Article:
I recently blogged about this year’s CNN hero Pen Farthing and his efforts to help the strays of Afghanistan, and to reunite servicemen with the animals they adopted while in Afghanistan. Motivated by his heroic work, I decided to blog once a month about inspiring animal organizations. As a shelter vet, I often encounter amazing people and organizations dedicated to helping animals. This month I want to spotlight the Prison Pet Partnership in Gig Harbor, Washington.
What is prison pet partnership?
According to their website, Prison Pet Partnership was founded in 1981 by Sister Pauline—a Dominican nun, and Dr. Leo Bustad—the former dean of the Washington State University College of Veterinary Medicine. The founders both believed that the human-animal bond could help rehabilitate inmates. The program was started within the Washington Corrections Center for Women (WCCW) with the goal of teaching inmates valuable skills, such as grooming, animal training and preparing dogs to become service dogs. Since its inception, the Prison Pet Partnership has worked with over 700 dogs, training them to be service, therapy or seizure dogs, as well as well-trained family pets. The Prison Pet Partnership not only helps rescue animals from shelters and rescue groups, but also helps inmates gain practical skills to help them find a job after they serve their sentence. The inmates gain a temporary companion that gives them unconditional love, teaches them about responsibility and gives them a sense of accomplishment when their animals graduate to become service animals or someone’s beloved pet.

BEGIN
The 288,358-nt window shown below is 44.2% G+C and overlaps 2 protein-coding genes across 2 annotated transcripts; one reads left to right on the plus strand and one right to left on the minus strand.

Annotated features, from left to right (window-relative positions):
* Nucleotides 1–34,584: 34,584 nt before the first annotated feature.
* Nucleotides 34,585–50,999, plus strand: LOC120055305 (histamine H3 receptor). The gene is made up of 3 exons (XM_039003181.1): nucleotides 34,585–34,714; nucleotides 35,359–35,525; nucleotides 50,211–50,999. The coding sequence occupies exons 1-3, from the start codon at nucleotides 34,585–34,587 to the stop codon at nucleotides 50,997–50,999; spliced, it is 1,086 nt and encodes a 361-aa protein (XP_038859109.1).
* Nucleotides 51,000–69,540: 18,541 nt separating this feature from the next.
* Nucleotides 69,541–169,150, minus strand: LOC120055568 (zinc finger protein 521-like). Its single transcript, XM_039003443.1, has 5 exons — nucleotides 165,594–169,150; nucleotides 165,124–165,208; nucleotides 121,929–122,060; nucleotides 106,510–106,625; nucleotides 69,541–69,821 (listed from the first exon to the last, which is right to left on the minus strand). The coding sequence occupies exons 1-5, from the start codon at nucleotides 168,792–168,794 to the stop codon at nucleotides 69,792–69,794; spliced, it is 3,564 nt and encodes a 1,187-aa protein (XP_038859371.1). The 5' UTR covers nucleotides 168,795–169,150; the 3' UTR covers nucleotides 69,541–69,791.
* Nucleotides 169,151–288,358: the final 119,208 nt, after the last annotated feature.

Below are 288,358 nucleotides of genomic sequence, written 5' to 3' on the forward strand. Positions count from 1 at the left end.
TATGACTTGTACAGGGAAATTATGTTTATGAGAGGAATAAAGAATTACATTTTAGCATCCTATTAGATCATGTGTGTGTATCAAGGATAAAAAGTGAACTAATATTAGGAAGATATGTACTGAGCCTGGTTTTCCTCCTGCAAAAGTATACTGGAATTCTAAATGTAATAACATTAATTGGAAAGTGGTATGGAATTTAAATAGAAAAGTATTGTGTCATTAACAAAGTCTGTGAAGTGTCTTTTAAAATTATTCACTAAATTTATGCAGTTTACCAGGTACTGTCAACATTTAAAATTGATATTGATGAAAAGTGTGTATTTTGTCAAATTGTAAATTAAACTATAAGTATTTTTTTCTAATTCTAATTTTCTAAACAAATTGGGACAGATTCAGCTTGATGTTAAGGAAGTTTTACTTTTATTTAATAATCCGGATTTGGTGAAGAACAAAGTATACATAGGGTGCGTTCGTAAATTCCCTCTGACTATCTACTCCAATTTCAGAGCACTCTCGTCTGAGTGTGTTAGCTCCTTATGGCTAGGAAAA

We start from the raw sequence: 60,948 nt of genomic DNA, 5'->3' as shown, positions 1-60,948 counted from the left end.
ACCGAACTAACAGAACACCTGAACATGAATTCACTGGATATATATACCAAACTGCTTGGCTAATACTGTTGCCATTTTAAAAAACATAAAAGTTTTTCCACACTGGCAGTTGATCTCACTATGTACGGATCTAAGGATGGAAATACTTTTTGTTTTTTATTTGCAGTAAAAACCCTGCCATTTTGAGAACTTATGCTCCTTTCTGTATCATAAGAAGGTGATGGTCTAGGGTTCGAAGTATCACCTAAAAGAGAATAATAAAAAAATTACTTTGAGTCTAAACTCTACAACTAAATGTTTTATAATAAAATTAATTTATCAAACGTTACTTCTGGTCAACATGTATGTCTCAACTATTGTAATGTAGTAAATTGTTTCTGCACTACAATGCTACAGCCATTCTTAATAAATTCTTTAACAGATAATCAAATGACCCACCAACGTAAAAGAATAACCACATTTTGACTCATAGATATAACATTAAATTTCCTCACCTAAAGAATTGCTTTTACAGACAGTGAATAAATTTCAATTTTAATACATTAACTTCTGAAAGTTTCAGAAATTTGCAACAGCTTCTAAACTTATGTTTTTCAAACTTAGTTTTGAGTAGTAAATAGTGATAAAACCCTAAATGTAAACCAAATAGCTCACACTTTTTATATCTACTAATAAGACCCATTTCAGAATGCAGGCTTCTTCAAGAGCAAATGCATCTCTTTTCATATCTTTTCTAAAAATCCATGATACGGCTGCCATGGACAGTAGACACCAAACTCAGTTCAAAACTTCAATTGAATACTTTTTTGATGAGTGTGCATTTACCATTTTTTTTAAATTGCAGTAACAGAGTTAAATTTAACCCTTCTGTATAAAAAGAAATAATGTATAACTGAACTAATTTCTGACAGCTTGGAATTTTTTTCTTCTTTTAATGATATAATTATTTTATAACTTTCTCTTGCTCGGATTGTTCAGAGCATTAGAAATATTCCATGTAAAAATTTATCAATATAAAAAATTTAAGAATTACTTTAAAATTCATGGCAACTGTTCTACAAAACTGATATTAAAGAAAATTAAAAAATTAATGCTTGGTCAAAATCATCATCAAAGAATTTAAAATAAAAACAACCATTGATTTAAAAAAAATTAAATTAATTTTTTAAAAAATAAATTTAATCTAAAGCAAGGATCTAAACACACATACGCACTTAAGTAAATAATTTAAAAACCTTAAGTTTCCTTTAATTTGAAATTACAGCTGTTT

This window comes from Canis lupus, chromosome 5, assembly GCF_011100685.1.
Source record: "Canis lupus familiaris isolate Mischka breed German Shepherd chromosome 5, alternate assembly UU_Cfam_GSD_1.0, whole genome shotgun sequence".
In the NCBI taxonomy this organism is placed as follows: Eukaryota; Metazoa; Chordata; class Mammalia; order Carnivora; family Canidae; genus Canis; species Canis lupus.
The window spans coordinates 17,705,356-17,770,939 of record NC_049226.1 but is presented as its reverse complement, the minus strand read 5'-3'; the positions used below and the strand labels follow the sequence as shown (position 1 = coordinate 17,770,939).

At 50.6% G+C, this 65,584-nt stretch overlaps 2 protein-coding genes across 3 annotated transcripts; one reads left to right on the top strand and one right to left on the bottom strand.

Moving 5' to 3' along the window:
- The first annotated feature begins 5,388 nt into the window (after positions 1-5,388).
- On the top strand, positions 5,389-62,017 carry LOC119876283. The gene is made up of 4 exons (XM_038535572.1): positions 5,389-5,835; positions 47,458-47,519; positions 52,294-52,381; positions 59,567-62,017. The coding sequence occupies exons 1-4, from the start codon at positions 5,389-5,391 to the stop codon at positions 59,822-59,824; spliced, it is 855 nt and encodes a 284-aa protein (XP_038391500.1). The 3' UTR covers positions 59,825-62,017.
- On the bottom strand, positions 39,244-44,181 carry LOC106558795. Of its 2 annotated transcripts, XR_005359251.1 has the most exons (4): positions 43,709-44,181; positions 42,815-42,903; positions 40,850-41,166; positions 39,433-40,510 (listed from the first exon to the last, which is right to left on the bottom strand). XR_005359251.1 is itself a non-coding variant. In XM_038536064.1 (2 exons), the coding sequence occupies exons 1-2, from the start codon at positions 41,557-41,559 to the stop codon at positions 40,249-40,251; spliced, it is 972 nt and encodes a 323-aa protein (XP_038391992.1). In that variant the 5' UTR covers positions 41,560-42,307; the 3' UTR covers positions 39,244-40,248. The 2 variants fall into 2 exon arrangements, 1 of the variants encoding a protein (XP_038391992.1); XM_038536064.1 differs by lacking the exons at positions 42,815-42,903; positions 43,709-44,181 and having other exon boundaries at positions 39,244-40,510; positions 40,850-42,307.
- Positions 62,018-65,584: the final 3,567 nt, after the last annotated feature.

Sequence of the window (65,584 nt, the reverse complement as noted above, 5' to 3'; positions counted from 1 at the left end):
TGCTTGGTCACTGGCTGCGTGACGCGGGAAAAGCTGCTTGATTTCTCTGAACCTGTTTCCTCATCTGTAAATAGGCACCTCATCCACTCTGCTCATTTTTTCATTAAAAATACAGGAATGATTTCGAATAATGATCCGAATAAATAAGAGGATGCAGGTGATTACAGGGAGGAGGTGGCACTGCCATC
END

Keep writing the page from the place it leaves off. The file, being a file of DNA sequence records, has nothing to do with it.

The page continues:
Prison Pet Partnership operates a kennel and grooming facility within the Washington Corrections Center for Women. The inmates learn to groom and board dogs and cats at the facility and ultimately become licensed pet groomers.
Inmates also learn how to train service dogs. During the intense training period, the dogs stay with the inmates and develop a strong bond with their trainers while offering their companionship. The requirements for becoming a service dog are rigorous and some dogs don’t meet those standards. However, since they are well trained, they make outstanding pets and are adopted by loving families. Prison Pet Partnership is a win-win proposition: the rescued animals are winners, the deserving recipients of the service animals are winners and the inmates who gain companionship—while training their animals and developing valuable work skills—are winners. Ultimately, the communities that the rehabilitated inmates return to are winners too.
To find out more about this amazing organization that helps animals, people with disabilities and incarcerated women, click here.
If you have any questions or concerns, you should always visit or call your veterinarian -- they are your best resource to ensure the health and well-being of your pets.